How False Eyelashes, Wigs and Blue Contact Lenses Helped Ana de Armas Transform Into Marilyn Monroe for ‘Blonde’

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A photo shoot for the stills of Marilyn Monroe that would feature throughout Andrew Dominik’s “Blonde,” now streaming on Netflix, was essential to the hair and makeup team in transforming Ana de Armas into the celebrated icon.

Jaime Leigh McIntosh, hair department head and makeup department head Tina Roesler Kerwin spent two and a half hours each morning applying hair and makeup to de Armas.

“That photo shoot for stills gave us a chance to try out a lot of different colors and figure out what worked. It gave us a chance to figure out what worked better in black and white as opposed to color,” explains Kerwin.

The mandate was “to find our Marilyn in Ana and not put Marilyn’s hair and makeup on Ana, but to define our Marilyn and define her as best as we could.”

It all began with a silicone cap, as opposed to a regular bald cap. De Armas’ hair was dark and thick, so it needed to be completely hidden, and a regular cap would not work due to the number of changes the actress would sit through in a day.

The shoot session was done before principal filming began, and it helped immensely since they would have to recreate many of Monroe’s most iconic moments. Adds Kerwin, “Once we knew what the day and schedule was going to look like, we knew a bald cap would not survive.”

So, three custom-made silicone pieces, each side and a top, were made for de Armas that could endure the nine-week rigorous shooting schedule.

First, a stocking cap was placed over the actress’ head and three new silicone pieces were applied daily. Says Kerwin, “We needed something sturdy that could hold up with the gluing and ungluing of wigs.”

While the duo created over 100 looks, only 50 or 60 made it into the final cut.

De Armas sported blue contact lenses for the film, and for perfecting the eye shape, Kerwin used false eyelashes on the corner of the actress’ eyelids. “It changed the eye shape,” Kerwin explains.

To recreate 1955’s “The Seven Year Itch,” in which Monroe’s character walks over a subway grate and her dress blows up in the breeze, McIntosh went through her normal process of prepping de Armas’ hair.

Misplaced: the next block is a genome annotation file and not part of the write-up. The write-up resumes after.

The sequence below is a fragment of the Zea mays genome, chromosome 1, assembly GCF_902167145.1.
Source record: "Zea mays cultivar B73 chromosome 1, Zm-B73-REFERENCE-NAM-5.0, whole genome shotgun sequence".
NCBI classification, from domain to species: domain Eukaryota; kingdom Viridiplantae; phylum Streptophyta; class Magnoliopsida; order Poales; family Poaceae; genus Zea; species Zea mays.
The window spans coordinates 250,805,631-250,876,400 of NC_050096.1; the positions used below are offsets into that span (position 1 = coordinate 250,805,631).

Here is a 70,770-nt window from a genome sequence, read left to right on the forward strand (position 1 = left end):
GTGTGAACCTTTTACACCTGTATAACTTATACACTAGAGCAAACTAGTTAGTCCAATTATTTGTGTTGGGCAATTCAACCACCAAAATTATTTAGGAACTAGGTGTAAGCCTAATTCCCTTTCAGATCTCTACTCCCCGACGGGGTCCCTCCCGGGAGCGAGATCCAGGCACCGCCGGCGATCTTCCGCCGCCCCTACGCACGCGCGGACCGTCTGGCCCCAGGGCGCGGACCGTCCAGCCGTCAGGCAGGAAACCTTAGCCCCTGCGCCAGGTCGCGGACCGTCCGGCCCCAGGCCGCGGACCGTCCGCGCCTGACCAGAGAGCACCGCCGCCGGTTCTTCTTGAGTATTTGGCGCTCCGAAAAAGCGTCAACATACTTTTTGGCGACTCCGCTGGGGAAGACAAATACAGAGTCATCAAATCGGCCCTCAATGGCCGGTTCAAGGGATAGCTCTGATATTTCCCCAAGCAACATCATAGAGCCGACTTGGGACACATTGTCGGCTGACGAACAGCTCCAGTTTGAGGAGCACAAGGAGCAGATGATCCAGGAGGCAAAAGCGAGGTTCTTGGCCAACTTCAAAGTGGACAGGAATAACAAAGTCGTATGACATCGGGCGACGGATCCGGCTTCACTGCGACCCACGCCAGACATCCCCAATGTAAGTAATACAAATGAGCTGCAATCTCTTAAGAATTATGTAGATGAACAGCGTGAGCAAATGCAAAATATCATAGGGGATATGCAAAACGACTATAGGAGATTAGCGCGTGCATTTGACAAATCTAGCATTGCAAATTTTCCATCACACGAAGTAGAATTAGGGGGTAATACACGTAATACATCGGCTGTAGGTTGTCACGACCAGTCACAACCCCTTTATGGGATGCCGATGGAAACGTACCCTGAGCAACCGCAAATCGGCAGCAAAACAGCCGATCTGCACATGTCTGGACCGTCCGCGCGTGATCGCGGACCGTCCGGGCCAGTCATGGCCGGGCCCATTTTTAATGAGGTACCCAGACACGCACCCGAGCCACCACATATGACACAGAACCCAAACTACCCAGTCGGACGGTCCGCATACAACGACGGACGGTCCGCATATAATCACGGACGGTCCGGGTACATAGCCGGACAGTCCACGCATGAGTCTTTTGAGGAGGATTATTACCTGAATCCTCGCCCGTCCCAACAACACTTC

As Kerwin blended in the skin tone to match the silicone appliances and put on lashes, McIntosh says she would step in, “and the last thing we would do would be to put the wig on.”

Admittedly for that look, McIntosh says she didn’t have the right wig, “Her hair is shorter in that film, and the one I had wasn’t short enough, so I had to curl it a bit tighter and pin it in places to cheat the shape.” She adds, “It does not match, but it’s as close as I could get with what I had to work with and still have some movement.”

With Dominik shooting in both black and white and color, Kerwin says, “I tried every red, orange and pink in my kit, I think everything was sampled at some point to see what would work in a black and white and what would work in a color.”

She adds, “I had an arsenal where some were only black and white, and others were only color, and a few in the middle where we could translate to both.”

Kerwin says contouring was also important. “When she’s younger, her face looks rounder, and when she’s older, she has that classic look.”

 

 

In recreating “Diamonds Are a Girl’s Best Friend” from “Gentlemen Prefer Blondes,” Kerwin mixed a fuchsia lip with red. “It was mixed to make it a little bit more intense. When you saw her in person it felt too much, but for the camera and the monitor it balanced out. But we also had to match the dancers.”

That was where McIntosh stepped in. Without the resources to get wigs, she faced a challenge. “The gray is painted into their hair to make them more distinguished.” She adds, “There are silvery streaks painted in, and when you look at the original, you think, ‘Why would they do that?’ So we had to copy that.”

McIntosh notes, she made Armas’ wig for this scene a little straighter. “It doesn’t have the curl and bounce.” She adds, “If there’s a story to tell on that one, she was losing her widow’s peak in the lighting, which kept blowing it out, so Andrew made me paint it a bit darker.”

Adds McIntosh, “It was one more in the massive list of recreations that we had to bang out quickly.”